It was cool to play to a supportive, albeit small-ish, audience within the intimate space of the Luggage Store Gallery. As always, thanks to Outsound for getting us on to one of their bills.
Below: CJ sets up, drums, and another "moody" 6th @ Market shot
Thursday, April 27, 2017
Monday, April 24, 2017
Sunday, April 16, 2017
Wednesday, April 12, 2017
Tuesday, April 11, 2017
My vocals on a cover of Nico's Julius Caesar (Memento Hodie) are not the greatest, but that's OK I guess. My last show with Jim Ryan before he left the Bay for D.C. He is missed.
I'd been looking forward to Cartoon Justice's set at the venerable Nebraska Mondays for a while. Mika, Kersti, Eli, and myself all manged to get there in time for a quick set up and a timely start. Our set consisted of four pieces, two of which we'd rehearsed: these were grooved, pattern based songs, inspired by Ornette's Harmelodics and Miles's Free Funk. I felt pretty comfortable on them, rockin' out at times but trying to mesh energy with dynamics. I guess that Mika's guitar got a bit overpowered, so maybe I still need to work on that. We did one shorter improvisation where I stuck to brushes and a mostly Blues feel; at times I felt lost, but Eli guided me back with his bass tones. We finished with a longer improv that featured the multi-talented Tony Passarell on some great soprano sax flights that intertwined with Kersti's alto in neat ways. It seemed as though Cartoon Justice got to our ideal sound, one that I've termed Shamanic Jazz. Sadly, no one recorded, so those now belong exclusively to the Akashic Record.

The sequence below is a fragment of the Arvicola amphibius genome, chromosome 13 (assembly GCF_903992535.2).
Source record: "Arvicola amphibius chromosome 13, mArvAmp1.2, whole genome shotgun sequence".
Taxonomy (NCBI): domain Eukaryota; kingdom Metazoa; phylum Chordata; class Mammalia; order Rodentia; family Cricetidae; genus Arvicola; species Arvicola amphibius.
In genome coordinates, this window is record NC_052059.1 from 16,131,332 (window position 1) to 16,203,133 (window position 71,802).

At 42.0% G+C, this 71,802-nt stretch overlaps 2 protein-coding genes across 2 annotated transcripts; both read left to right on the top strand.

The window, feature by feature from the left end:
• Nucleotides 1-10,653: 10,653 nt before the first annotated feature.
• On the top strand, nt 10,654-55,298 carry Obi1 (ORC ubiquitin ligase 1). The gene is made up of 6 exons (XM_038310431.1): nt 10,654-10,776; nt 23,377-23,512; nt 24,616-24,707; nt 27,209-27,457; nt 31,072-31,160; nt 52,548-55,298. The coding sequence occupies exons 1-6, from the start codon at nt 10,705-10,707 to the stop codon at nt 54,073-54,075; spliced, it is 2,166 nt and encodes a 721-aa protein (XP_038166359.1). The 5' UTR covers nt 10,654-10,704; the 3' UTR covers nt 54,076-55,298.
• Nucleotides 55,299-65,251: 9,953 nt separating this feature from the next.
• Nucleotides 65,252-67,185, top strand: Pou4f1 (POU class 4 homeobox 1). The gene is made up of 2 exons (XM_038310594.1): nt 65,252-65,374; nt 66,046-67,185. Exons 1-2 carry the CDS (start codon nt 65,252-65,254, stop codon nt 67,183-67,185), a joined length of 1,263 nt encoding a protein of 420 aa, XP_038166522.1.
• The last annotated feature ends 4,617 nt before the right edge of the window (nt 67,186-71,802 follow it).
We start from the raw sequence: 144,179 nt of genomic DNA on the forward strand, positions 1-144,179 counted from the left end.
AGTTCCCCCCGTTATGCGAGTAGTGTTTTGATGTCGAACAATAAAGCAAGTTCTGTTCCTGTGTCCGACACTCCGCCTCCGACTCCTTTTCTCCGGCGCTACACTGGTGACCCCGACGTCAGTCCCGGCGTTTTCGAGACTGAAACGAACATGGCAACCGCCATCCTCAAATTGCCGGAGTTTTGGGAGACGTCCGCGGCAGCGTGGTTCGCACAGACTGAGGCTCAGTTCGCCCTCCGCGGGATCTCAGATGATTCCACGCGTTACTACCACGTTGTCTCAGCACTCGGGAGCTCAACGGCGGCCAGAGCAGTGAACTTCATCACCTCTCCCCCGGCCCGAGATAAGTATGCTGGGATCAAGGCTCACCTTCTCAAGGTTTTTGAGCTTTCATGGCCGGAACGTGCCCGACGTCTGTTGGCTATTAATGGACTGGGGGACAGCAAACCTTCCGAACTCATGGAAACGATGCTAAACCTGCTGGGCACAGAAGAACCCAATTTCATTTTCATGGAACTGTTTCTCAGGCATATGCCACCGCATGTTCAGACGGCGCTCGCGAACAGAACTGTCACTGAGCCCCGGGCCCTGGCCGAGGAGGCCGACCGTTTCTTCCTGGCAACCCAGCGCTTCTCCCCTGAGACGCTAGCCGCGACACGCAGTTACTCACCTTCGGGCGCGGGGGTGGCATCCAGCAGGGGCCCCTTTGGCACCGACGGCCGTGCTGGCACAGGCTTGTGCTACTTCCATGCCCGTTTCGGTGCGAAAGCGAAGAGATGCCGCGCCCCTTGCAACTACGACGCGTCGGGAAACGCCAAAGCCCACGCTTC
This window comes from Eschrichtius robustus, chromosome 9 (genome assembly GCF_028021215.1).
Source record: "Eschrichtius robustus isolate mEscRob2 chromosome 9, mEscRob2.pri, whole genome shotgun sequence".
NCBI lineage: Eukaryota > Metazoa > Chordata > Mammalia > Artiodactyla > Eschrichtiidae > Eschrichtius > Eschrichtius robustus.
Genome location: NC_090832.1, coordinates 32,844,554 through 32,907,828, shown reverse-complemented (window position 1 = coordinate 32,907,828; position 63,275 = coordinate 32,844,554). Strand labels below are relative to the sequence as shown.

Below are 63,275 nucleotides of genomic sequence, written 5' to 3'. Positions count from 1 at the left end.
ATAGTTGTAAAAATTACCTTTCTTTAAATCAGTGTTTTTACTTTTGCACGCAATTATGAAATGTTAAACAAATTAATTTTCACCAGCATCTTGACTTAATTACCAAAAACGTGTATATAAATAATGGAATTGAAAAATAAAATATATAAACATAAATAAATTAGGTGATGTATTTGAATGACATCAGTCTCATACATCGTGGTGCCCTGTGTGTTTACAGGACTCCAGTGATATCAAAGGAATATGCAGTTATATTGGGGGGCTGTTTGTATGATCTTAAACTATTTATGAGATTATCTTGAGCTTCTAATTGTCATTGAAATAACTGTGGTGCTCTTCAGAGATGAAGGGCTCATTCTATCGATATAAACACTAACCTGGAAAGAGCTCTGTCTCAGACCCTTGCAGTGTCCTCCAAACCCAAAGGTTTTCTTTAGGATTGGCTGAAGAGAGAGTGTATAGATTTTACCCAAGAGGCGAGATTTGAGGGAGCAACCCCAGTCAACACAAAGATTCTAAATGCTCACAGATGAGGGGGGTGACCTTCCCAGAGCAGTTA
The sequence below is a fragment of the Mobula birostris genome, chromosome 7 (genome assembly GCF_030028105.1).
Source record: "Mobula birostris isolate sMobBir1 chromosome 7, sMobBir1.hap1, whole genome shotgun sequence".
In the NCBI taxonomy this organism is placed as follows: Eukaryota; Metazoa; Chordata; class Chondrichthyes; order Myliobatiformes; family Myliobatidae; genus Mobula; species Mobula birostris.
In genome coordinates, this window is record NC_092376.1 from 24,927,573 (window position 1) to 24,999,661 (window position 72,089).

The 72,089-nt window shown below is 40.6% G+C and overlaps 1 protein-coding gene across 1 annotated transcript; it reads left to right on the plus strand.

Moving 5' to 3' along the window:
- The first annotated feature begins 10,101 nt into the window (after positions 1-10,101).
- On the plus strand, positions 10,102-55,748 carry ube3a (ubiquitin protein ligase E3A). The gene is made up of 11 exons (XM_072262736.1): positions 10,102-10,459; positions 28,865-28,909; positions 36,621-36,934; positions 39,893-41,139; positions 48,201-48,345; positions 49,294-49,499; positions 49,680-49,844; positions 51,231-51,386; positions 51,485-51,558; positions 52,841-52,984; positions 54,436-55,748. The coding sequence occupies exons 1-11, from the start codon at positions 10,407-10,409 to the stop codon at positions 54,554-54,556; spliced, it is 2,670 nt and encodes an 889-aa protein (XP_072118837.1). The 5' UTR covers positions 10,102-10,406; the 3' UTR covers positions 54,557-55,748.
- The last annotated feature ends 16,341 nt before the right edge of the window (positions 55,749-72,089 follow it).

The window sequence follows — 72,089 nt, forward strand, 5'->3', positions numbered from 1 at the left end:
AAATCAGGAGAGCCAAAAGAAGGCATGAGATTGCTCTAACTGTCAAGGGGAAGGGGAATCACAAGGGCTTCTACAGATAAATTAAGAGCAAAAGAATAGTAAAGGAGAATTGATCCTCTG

Below: drums and Pontecorvos
A few days back, Tony Passarell contacted me and asked if I'd be up for subbing for 4th World's drummer Martin Birke. Obviously, I took him up on the offer. It was great fun to try to fit in with this cool group's Ambient-flavored Improvised Music. I enjoyed locking in with bassist Paul Relvas as he got to know a really nice new fret-less bass. Also cool was guitarist Stephen Sullivan's textural playing. At times we achieved what I felt were some rad ECM-type sounds. Once, I looked over at Stephen's pedal board and it was at a setting called "Scuba Diver"! I found that funny! Diver down!!!